Daughter works for a law firm, and hears of a financial opportunity. She gets her parents involved, and surprise…the loans do not work out! They sue the law firm for legal malpractice. Rodolico v Rubin & Licatesi, P.C. 2013 NY Slip Op 08068 [112 AD3d 608] December 4, 2013
Appellate Division, Second Department stands for two things. The first is that standing is very, very important in legal malpractice. If you did not hire the attorney, you may not sue the attorney.
"In support of that branch of their cross motion which was to dismiss the complaint [*2]for lack of standing, the defendants argued that the plaintiff had no interest in the loaned funds because two of the loans, for which the plaintiff sought recovery in the second and fourth causes of action, were funded by C&R, and three of the loans, for which the plaintiff sought recovery in the first, third, and fifth causes of action, were funded by Joanne. The plaintiff does not deny that the funds for two of the loans were provided by C&R, but merely asserts that he and Joanne own C&R. However, "[f]or a wrong against a corporation a shareholder has no individual cause of action, though he loses the value of his investment" (Abrams v Donati, 66 NY2d 951, 953 ; see Citibank v Plapinger, 66 NY2d 90, 93 n ; Elenson v Wax, 215 AD2d 429 ; General Motors Acceptance Corp. v Kalkstein, 101 AD2d 102, 106 ). Here, the plaintiff’s action was brought in his own name, and there is nothing in the complaint to indicate that the plaintiff brought this action in a derivative capacity, on behalf of C&R. Accordingly, since the plaintiff does not have standing, individually, to seek the return of funds purportedly borrowed from C&R by the defendants, the second and fourth causes of action should have been dismissed insofar as they were asserted by the plaintiff in his individual capacity."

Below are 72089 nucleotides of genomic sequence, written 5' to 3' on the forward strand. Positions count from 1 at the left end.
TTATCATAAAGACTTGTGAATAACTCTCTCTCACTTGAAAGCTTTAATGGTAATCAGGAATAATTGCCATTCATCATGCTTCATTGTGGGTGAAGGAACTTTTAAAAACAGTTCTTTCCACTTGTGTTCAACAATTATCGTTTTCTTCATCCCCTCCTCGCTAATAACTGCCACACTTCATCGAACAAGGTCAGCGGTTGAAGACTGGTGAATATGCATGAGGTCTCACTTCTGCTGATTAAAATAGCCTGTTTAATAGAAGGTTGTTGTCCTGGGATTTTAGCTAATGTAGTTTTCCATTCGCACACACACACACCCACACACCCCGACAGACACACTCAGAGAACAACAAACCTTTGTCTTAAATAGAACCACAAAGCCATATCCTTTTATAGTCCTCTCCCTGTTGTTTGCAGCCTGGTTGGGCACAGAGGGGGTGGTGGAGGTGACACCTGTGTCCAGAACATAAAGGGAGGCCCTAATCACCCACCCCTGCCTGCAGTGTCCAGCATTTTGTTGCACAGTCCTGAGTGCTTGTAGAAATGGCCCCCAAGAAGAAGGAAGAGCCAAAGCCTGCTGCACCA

The same is not true, however, of the first, third, and fifth causes of action, which sought the return of funds that the defendants allege were provided by Joanne. The plaintiff and Joanne averred that, although Joanne went to the bank to purchase the bank checks, they do not keep their finances separate, and the funds belonged to both of them. The defendants presented no evidence to the contrary. The plaintiff, therefore, had standing to seek the return of the funds (see generally Wells Fargo Bank Minn., N.A. v Mastropaolo, 42 AD3d 239, 242 ), and the Supreme Court properly denied the branch of the defendants’ motion which sought dismissal of the first, third, and fifth causes of action for lack of standing.